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Boardwalk Empire Will Jump Forward 7 Years for Its Final Season

Note: There will also be history-related spoilers below.

Fans of HBO’s Boardwalk Empire already unsettled by the news that the upcoming season will be the show’s last might not be too thrilled to learn that it will also be jumping forward by a full seven years. In an interview with Den of Geek, Michael K. Williams, who plays Chalky White, says that Season 5 will take place in 1931: “The Depression has set in. The days of the shiny shoes and fancy suits are long gone.”

When we last saw Nucky Thompson (Steve Buscemi) and the rest of the gang, Atlantic City had been turned upside down by Eli Thompson’s cooperation with the FBI, the war between Chalky and Dr. Valentin Narcisse and the all-out war in Chicago. Seven years is a long time to allow that dust to settle, but if the real-life history provides any guiding light, there may be even more turmoil in 1931 than there was in 1924.

The real-life Enoch Johnson was facing even more intense prosecutorial scrutiny by 1931, though he wouldn’t be convicted and imprisoned for another decade. Arnold Rothstein (Michael Stuhlbarg) died in 1928, so if Williams is correct and the show does skip seven years ahead, that will have happened off-camera. 1931 was also the year that Al Capone (Stephen Graham) was convicted of tax evasion, meaning fans wouldn’t see much of his reign as Chicago’s most powerful crime boss beginning in 1924 (though it’s possible that Michael Shannon’s Nelson Van Alden could play a role in his demise).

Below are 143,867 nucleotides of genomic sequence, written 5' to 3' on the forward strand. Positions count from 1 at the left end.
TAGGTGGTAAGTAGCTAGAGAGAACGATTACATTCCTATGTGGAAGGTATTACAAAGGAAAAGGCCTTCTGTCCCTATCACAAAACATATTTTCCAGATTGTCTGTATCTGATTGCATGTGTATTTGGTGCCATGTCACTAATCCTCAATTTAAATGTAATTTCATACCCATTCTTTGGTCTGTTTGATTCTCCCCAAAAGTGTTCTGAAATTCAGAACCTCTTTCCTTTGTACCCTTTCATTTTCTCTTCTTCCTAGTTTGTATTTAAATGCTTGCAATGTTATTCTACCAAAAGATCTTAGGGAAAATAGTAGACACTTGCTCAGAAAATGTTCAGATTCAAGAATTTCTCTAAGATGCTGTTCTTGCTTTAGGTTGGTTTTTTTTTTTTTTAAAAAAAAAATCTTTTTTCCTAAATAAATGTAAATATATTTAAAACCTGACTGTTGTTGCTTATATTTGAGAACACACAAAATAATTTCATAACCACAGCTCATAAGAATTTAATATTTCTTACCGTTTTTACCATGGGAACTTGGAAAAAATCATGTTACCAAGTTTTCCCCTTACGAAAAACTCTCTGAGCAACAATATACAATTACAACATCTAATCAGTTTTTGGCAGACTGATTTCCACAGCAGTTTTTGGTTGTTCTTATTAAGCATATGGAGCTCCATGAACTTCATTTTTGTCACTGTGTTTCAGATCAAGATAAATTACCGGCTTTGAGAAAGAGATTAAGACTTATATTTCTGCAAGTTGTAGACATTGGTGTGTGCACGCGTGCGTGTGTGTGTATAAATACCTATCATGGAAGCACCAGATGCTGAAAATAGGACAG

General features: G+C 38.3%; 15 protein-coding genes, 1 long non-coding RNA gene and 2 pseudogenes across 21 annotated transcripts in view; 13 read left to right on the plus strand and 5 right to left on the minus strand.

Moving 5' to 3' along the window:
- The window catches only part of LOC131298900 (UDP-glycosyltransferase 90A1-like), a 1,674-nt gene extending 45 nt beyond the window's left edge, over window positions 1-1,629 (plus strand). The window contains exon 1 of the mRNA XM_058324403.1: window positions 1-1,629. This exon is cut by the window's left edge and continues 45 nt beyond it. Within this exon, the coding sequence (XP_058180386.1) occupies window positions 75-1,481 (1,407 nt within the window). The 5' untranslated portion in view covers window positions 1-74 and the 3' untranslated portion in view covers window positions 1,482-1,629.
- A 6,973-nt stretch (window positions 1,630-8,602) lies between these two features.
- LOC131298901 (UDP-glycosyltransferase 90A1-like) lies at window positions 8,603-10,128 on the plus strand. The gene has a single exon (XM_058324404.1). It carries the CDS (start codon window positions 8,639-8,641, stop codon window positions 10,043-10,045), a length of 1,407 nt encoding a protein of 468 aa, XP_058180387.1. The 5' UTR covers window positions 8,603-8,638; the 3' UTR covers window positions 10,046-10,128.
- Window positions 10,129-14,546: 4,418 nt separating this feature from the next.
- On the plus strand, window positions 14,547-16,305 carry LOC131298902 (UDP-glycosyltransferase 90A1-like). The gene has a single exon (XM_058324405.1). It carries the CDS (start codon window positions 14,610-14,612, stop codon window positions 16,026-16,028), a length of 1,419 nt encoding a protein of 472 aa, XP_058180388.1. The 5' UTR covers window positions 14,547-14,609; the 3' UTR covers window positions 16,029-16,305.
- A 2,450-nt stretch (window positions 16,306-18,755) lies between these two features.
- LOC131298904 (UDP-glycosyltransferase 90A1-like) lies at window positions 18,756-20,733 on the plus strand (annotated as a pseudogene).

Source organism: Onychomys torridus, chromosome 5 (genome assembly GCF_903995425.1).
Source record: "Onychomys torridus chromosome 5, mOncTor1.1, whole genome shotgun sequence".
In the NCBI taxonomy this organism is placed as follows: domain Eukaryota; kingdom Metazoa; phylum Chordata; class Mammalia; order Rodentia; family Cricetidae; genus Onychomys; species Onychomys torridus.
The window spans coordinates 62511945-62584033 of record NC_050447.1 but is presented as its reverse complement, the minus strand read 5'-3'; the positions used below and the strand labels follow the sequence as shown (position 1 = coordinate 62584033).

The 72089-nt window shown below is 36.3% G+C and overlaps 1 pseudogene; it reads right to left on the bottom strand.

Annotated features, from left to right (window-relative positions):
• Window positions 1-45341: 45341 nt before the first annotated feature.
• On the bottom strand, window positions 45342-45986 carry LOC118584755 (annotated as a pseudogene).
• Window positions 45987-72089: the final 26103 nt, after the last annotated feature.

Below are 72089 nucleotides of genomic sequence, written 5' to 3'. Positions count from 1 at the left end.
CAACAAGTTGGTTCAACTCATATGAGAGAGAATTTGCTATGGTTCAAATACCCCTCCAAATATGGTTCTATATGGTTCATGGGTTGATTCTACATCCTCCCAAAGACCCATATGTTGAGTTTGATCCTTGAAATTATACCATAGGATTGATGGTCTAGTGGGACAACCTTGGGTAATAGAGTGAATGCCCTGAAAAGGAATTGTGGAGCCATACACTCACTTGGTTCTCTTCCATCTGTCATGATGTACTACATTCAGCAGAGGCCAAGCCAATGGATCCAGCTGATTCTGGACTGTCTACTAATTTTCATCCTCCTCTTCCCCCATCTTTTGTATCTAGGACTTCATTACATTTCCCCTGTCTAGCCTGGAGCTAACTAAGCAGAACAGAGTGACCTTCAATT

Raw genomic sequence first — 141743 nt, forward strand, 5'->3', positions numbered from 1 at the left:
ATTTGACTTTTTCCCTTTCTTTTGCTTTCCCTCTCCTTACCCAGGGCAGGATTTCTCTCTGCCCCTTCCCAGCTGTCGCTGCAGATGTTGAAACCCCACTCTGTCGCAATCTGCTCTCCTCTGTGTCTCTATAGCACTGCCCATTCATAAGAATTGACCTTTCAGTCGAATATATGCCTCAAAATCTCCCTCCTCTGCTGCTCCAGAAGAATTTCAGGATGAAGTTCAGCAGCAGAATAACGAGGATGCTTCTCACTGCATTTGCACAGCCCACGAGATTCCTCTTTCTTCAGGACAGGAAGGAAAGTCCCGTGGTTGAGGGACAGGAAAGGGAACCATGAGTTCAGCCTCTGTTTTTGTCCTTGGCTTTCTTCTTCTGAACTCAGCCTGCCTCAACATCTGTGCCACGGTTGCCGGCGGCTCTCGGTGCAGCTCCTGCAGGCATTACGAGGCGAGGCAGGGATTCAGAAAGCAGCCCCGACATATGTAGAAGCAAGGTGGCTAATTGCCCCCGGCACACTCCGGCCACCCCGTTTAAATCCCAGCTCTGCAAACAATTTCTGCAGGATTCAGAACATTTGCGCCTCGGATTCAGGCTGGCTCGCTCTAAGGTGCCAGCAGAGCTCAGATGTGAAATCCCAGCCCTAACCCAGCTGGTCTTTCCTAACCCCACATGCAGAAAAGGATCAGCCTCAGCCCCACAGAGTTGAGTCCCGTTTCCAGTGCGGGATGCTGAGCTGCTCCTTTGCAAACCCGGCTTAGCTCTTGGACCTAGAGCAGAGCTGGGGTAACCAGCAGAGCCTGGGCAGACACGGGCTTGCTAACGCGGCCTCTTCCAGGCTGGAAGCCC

Though the show will certainly be missing some important events from its seven-year jump, it also allows showrunner Terrence Winter to jump right to the final days of Genovese crime boss Joe Masseria (Ivo Nandi), who was assassinated in 1931 as part of a power-grab by one-time ally Lucky Luciano (Vincent Piazza). Oh, and prohibition will be just two years away from its demise in 1933.

Of course, it’s hard to know exactly what form the alleged time-jump will take place, but as Williams pointed out, the Atlantic City of the Depression Era was a very different one from the Roaring Twenties. One of the series’ defining characteristics has been its ability to deftly balance the era’s opulence with the show’s grittier subject matter. On the other hand, Winters and Co. have certainly earned viewers’ trust over the course of the Boardwalk Empire‘s first four seasons — there’s little reason to believe the show won’t find similar success in a new decade and its final season.

[Den of Geek via Warming Glow]

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